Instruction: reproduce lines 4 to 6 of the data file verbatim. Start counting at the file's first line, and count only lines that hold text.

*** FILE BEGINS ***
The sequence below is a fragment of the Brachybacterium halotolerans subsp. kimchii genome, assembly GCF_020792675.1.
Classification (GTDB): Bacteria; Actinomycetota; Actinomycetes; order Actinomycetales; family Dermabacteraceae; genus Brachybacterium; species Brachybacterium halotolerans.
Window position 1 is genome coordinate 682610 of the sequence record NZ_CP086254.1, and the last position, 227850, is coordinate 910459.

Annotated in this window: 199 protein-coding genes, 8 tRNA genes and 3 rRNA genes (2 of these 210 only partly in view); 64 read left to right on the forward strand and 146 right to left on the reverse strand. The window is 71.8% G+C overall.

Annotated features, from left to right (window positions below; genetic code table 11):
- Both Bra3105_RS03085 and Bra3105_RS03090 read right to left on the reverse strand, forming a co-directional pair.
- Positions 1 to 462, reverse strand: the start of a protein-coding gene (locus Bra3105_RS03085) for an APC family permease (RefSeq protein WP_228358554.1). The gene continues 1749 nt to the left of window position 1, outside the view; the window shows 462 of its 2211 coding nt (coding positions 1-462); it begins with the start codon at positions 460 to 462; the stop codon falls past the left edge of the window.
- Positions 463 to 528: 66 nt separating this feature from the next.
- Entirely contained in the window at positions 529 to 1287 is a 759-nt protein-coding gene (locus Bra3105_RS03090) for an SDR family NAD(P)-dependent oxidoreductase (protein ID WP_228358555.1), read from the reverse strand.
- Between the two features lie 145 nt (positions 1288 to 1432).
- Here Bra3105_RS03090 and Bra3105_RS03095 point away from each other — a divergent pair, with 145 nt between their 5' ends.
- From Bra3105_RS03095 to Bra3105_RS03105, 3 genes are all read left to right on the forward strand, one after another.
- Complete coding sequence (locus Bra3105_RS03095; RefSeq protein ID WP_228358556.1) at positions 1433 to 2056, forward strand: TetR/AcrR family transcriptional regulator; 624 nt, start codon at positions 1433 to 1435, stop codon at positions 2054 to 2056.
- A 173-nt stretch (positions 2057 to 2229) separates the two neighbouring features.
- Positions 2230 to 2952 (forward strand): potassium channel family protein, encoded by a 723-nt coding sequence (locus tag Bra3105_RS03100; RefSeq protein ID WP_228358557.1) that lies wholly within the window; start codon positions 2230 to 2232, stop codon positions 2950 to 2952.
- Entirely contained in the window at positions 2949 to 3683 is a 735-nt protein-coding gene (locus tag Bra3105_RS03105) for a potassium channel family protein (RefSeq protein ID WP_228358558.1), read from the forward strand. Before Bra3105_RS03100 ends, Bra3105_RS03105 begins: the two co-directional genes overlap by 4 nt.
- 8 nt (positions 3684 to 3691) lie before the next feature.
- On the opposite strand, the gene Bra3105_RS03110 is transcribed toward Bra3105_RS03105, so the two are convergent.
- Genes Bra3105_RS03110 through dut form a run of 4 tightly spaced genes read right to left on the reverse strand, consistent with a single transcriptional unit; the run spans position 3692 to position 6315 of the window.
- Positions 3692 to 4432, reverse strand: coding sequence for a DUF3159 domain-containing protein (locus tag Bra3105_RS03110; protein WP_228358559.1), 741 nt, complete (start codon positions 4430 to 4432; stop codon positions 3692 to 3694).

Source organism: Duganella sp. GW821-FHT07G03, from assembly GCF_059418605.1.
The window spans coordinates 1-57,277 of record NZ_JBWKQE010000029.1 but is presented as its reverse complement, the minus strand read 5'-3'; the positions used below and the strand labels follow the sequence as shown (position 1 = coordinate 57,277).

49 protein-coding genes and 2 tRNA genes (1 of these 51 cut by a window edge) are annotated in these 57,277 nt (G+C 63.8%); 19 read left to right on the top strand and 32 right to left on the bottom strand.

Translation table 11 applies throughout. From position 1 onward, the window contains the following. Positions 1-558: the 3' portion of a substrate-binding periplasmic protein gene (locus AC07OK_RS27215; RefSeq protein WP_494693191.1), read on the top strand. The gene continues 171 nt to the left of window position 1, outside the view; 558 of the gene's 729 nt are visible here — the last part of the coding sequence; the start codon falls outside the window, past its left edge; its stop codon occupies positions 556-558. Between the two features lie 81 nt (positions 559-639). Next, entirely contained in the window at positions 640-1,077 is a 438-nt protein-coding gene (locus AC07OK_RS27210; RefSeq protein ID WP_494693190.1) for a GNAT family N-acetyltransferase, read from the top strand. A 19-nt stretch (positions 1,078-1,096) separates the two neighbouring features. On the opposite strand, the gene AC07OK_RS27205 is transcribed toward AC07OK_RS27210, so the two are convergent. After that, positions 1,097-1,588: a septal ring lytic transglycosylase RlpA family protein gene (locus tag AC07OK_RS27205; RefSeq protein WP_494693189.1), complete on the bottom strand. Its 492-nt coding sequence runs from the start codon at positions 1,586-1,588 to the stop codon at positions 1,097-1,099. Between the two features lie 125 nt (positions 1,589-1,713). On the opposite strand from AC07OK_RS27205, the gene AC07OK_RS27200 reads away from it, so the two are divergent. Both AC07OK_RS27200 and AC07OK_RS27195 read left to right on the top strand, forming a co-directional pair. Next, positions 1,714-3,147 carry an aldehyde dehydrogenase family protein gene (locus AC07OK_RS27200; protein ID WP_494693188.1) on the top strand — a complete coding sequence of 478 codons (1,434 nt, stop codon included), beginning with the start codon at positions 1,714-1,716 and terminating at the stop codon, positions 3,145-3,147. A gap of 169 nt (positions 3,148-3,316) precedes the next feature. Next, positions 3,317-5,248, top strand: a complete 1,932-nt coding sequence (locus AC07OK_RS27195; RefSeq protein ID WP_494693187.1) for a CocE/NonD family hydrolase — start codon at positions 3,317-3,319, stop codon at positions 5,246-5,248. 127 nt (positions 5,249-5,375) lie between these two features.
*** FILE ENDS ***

Annotated in this window: 199 protein-coding genes, 8 tRNA genes and 3 rRNA genes (2 of these 210 only partly in view); 64 read left to right on the forward strand and 146 right to left on the reverse strand. The window is 71.8% G+C overall.

Annotated features, from left to right (window positions below; genetic code table 11):
- Both Bra3105_RS03085 and Bra3105_RS03090 read right to left on the reverse strand, forming a co-directional pair.